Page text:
Purpose Is More
For some people the question of the purpose of a company sounds slightly strange; it addresses the question why it does what is does. Spontaneously one might say that the answer is quite simple: to make money. However, this answer does not appear to be particularly convincing. It is not only the customers who expect a more elaborate answer but also other stakeholders.
Therefore, the purpose of a company has become crucial with profound influence on perception of companies. However, it is not only the perception but also the performance. In addition to the customers who become more and more interested in a company’s purpose and values also the employees ask themselves what value and what meaning their work has. This finally makes the question of purpose a fundamentally economic one.
It is not surprising that companies that have a good answer to the question of their purpose show a better market performance than those that lack any (EY: Winning with Purpose, May 2016).
In the SAP Innovation Center Network (ICN) program “Future of Work” we explore how companies can make systematic use of the ideas that stand behind the concept of purpose. The SAP Research & Innovation Hub St. Gallen has partnered up with the University of St. Gallen (HSG), one of Europe’s leading business schools, to investigate business-related topics in “Future of Work”.
“Following a purpose also means to be attentive to new opportunities.”
Hard-nosed business people might object that the purpose of a company is restricted to creating value for customers and making as much money as possible. However, in times of the digital economy and global transparency such attitude becomes more and more questionable. Customers pay attention to the working conditions, under which goods have been produced and to the environmental consequences of such production. Society and governments call for companies to accept social and environmental responsibilities in exchange for the profits they make. Young and highly educated people are more and more looking for employers who can answer the question how their work contributes to human and environmental well-being. Ignoring this development becomes more and more societally and economically risky.
There are also other than altruistic reasons, though, why following a purpose is economically profitable. If you aim at the societal or environmental challenge, you are most likely to find an open field of challenges not yet tackled; addressing them always means opportunities for new fields of business as we see in areas such as wind and solar energy or sustainable transportation. In a world in which innovation has become the driving force of economic development the identification of fields, in which such innovation is most promising, is essential for business success. The earlier a company explores solutions for global challenges the better it will be prepared to competition. Naturally, this requires that the purpose is not chosen randomly but properly fits to the respective enterprise.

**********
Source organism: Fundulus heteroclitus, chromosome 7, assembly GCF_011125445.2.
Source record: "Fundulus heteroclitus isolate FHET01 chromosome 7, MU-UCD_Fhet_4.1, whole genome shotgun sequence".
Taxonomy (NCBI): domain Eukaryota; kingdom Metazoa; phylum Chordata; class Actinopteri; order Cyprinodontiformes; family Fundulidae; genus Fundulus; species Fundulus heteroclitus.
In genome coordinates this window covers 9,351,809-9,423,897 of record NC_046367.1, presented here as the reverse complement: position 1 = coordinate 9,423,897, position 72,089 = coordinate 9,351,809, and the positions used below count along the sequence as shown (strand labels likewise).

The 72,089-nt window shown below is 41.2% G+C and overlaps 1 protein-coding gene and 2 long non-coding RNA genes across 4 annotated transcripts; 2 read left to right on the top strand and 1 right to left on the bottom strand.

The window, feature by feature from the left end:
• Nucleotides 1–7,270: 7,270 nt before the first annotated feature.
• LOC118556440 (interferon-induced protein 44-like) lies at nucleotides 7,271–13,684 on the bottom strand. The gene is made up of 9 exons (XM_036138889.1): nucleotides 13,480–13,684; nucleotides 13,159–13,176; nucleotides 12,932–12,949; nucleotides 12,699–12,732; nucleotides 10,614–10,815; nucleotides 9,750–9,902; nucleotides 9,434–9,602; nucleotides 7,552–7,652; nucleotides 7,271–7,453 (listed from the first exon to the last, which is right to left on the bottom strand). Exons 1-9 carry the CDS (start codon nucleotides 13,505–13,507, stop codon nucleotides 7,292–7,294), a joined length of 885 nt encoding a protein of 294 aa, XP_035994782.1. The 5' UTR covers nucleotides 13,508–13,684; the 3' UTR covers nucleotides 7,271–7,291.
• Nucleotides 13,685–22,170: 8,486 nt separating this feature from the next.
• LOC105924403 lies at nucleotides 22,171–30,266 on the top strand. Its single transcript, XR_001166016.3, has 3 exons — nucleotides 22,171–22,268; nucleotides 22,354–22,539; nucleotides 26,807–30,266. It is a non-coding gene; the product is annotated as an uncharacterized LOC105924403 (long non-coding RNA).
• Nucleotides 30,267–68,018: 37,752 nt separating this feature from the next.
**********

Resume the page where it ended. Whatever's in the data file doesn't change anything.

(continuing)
“The earlier a company explores solutions for global challenges the better it will be prepared to competition.”
We consider the business model concept a highly effective means to approach organizational purpose. Business models conceptualize the core business logic of an enterprise, that is, a business model describes what a company does and how it runs. If a company wants to answer the why-question of its purpose it must also answer this how-question. It is not sufficient to simply pursue any beneficial purpose – it must be the right one that fits to the company. Therefore, the purpose should always be closely related to the specific competencies of a company, those competencies in which the company can achieve the most promising results. It should always respond to the question “why our company”. The why also corresponds to the values that a company pursues in general such as fairness, sustainability or gender equality. The idea of purpose is that the business and the ethical dimension always go hand in hand. Purpose is always a synergetic concept; following it a company provides its customers the opportunity to take part in the vision of a brighter future by taking part in the respective purpose – buying an electric car means supporting the idea of sustainable transportation.
At the SAP Research & Innovation Hub St. Gallen, as part of SAP ICN’s research, we explore the business logic of purpose and work on methodologies to support SAP customers to take advantage of this new thriving idea and become part of SAP’s vision to help the world run better and improve people’s lives.
After the first SAP Research Round Table on “Future of Work” that launched the research activities on purpose, a second Research Round Table, which particularly focuses on purpose, will take place in Berlin at the beginning of July 2017.
- Placing purpose at the center of business does not only aim at global well-being but is also a promising business strategy in the digital economy.
- The purpose of a company should not be randomly chosen but closely related to what the company can do best.
- Purpose and economic sustainability must be tightly interconnected to ensure long-term success; this requires a suitable methodology SAP is working on.